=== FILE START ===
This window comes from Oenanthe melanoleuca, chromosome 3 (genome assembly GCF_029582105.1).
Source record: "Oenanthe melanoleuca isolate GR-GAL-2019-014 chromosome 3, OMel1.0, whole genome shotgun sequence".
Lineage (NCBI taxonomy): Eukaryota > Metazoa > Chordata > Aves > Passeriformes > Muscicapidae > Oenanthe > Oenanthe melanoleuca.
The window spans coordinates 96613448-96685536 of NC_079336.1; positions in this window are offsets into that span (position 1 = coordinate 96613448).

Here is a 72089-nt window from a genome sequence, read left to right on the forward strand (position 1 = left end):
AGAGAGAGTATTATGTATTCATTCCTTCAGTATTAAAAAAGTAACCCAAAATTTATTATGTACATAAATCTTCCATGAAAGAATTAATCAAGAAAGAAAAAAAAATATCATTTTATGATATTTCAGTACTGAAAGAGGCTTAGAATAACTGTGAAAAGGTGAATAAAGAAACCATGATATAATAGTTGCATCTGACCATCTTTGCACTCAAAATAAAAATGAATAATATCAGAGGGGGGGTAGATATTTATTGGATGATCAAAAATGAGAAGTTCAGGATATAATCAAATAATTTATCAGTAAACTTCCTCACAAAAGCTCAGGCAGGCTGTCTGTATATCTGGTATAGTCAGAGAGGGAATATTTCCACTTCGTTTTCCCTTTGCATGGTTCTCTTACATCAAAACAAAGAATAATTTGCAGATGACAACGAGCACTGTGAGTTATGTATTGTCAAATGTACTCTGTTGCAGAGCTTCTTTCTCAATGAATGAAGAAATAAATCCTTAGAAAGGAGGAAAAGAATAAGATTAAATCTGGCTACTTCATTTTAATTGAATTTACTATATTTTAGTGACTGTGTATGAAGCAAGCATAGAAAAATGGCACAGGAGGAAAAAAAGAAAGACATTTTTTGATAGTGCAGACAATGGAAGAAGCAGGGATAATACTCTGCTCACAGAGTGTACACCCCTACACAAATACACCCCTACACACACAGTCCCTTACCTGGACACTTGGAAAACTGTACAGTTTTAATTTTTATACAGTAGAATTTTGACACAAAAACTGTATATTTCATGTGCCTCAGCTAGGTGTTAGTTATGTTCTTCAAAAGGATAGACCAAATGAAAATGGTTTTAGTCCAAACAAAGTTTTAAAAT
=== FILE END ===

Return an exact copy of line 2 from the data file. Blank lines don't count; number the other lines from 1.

Source record: "Oenanthe melanoleuca isolate GR-GAL-2019-014 chromosome 3, OMel1.0, whole genome shotgun sequence".